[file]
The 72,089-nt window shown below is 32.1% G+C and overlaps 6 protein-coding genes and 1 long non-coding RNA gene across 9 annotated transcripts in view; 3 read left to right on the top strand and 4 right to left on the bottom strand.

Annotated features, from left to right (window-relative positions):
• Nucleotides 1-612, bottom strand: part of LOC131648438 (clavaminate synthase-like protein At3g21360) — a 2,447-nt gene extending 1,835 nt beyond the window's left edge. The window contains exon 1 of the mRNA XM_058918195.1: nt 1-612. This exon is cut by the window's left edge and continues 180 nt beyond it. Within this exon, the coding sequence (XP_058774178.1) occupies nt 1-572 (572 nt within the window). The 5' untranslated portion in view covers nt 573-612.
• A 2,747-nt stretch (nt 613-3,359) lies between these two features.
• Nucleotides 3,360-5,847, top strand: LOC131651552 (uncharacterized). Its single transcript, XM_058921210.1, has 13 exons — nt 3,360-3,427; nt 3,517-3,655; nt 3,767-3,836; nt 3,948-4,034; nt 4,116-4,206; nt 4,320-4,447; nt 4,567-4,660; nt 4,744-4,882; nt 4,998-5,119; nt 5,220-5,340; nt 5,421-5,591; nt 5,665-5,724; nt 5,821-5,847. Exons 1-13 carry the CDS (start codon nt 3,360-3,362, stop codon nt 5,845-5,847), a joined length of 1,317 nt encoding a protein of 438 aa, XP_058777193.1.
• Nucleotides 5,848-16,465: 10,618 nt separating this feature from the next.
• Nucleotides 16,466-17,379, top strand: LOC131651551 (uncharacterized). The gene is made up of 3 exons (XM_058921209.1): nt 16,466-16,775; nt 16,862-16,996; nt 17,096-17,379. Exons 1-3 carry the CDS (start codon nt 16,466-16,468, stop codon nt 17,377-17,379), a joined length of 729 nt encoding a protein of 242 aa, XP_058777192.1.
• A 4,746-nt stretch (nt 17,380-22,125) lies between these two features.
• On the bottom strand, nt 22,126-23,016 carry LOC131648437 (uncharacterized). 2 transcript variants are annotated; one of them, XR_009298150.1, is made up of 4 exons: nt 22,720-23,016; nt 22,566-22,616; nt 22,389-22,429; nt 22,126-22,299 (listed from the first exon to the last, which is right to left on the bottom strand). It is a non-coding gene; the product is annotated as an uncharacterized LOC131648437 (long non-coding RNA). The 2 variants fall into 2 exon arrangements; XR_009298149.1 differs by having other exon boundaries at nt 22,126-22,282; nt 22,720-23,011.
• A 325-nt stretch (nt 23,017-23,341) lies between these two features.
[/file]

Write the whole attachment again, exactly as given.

The 72,089-nt window shown below is 32.1% G+C and overlaps 6 protein-coding genes and 1 long non-coding RNA gene across 9 annotated transcripts in view; 3 read left to right on the top strand and 4 right to left on the bottom strand.

Annotated features, from left to right (window-relative positions):
• Nucleotides 1-612, bottom strand: part of LOC131648438 (clavaminate synthase-like protein At3g21360) — a 2,447-nt gene extending 1,835 nt beyond the window's left edge. The window contains exon 1 of the mRNA XM_058918195.1: nt 1-612. This exon is cut by the window's left edge and continues 180 nt beyond it. Within this exon, the coding sequence (XP_058774178.1) occupies nt 1-572 (572 nt within the window). The 5' untranslated portion in view covers nt 573-612.
• A 2,747-nt stretch (nt 613-3,359) lies between these two features.
• Nucleotides 3,360-5,847, top strand: LOC131651552 (uncharacterized). Its single transcript, XM_058921210.1, has 13 exons — nt 3,360-3,427; nt 3,517-3,655; nt 3,767-3,836; nt 3,948-4,034; nt 4,116-4,206; nt 4,320-4,447; nt 4,567-4,660; nt 4,744-4,882; nt 4,998-5,119; nt 5,220-5,340; nt 5,421-5,591; nt 5,665-5,724; nt 5,821-5,847. Exons 1-13 carry the CDS (start codon nt 3,360-3,362, stop codon nt 5,845-5,847), a joined length of 1,317 nt encoding a protein of 438 aa, XP_058777193.1.
• Nucleotides 5,848-16,465: 10,618 nt separating this feature from the next.
• Nucleotides 16,466-17,379, top strand: LOC131651551 (uncharacterized). The gene is made up of 3 exons (XM_058921209.1): nt 16,466-16,775; nt 16,862-16,996; nt 17,096-17,379. Exons 1-3 carry the CDS (start codon nt 16,466-16,468, stop codon nt 17,377-17,379), a joined length of 729 nt encoding a protein of 242 aa, XP_058777192.1.
• A 4,746-nt stretch (nt 17,380-22,125) lies between these two features.
• On the bottom strand, nt 22,126-23,016 carry LOC131648437 (uncharacterized). 2 transcript variants are annotated; one of them, XR_009298150.1, is made up of 4 exons: nt 22,720-23,016; nt 22,566-22,616; nt 22,389-22,429; nt 22,126-22,299 (listed from the first exon to the last, which is right to left on the bottom strand). It is a non-coding gene; the product is annotated as an uncharacterized LOC131648437 (long non-coding RNA). The 2 variants fall into 2 exon arrangements; XR_009298149.1 differs by having other exon boundaries at nt 22,126-22,282; nt 22,720-23,011.
• A 325-nt stretch (nt 23,017-23,341) lies between these two features.